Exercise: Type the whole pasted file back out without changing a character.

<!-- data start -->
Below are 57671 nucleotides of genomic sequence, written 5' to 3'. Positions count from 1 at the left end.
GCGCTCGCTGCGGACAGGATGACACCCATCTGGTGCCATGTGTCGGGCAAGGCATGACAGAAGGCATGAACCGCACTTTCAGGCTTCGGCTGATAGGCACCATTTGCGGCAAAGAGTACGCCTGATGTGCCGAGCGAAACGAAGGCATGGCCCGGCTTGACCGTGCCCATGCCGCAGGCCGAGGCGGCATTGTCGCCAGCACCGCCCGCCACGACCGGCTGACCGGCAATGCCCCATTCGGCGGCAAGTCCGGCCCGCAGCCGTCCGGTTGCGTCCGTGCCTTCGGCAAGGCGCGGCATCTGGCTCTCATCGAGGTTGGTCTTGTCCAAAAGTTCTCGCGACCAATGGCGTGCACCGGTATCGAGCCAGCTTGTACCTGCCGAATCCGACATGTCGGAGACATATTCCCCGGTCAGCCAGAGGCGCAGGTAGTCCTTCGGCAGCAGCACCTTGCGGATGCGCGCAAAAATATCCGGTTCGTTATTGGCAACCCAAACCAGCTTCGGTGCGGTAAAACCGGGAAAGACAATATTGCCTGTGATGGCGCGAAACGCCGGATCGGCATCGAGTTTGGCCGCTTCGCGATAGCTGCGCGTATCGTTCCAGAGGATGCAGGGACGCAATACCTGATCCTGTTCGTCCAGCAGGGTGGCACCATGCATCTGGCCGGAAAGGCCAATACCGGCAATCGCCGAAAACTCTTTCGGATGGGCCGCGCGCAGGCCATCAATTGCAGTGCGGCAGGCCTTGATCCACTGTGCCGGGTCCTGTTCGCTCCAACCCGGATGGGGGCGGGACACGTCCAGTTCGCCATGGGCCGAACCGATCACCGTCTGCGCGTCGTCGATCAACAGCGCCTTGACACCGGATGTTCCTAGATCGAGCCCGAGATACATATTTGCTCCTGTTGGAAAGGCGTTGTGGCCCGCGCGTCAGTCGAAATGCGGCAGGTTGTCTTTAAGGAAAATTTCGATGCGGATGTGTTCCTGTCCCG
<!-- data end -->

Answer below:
Below are 57671 nucleotides of genomic sequence, written 5' to 3'. Positions count from 1 at the left end.
GCGCTCGCTGCGGACAGGATGACACCCATCTGGTGCCATGTGTCGGGCAAGGCATGACAGAAGGCATGAACCGCACTTTCAGGCTTCGGCTGATAGGCACCATTTGCGGCAAAGAGTACGCCTGATGTGCCGAGCGAAACGAAGGCATGGCCCGGCTTGACCGTGCCCATGCCGCAGGCCGAGGCGGCATTGTCGCCAGCACCGCCCGCCACGACCGGCTGACCGGCAATGCCCCATTCGGCGGCAAGTCCGGCCCGCAGCCGTCCGGTTGCGTCCGTGCCTTCGGCAAGGCGCGGCATCTGGCTCTCATCGAGGTTGGTCTTGTCCAAAAGTTCTCGCGACCAATGGCGTGCACCGGTATCGAGCCAGCTTGTACCTGCCGAATCCGACATGTCGGAGACATATTCCCCGGTCAGCCAGAGGCGCAGGTAGTCCTTCGGCAGCAGCACCTTGCGGATGCGCGCAAAAATATCCGGTTCGTTATTGGCAACCCAAACCAGCTTCGGTGCGGTAAAACCGGGAAAGACAATATTGCCTGTGATGGCGCGAAACGCCGGATCGGCATCGAGTTTGGCCGCTTCGCGATAGCTGCGCGTATCGTTCCAGAGGATGCAGGGACGCAATACCTGATCCTGTTCGTCCAGCAGGGTGGCACCATGCATCTGGCCGGAAAGGCCAATACCGGCAATCGCCGAAAACTCTTTCGGATGGGCCGCGCGCAGGCCATCAATTGCAGTGCGGCAGGCCTTGATCCACTGTGCCGGGTCCTGTTCGCTCCAACCCGGATGGGGGCGGGACACGTCCAGTTCGCCATGGGCCGAACCGATCACCGTCTGCGCGTCGTCGATCAACAGCGCCTTGACACCGGATGTTCCTAGATCGAGCCCGAGATACATATTTGCTCCTGTTGGAAAGGCGTTGTGGCCCGCGCGTCAGTCGAAATGCGGCAGGTTGTCTTTAAGGAAAATTTCGATGCGGATGTGTTCCTGTCCCG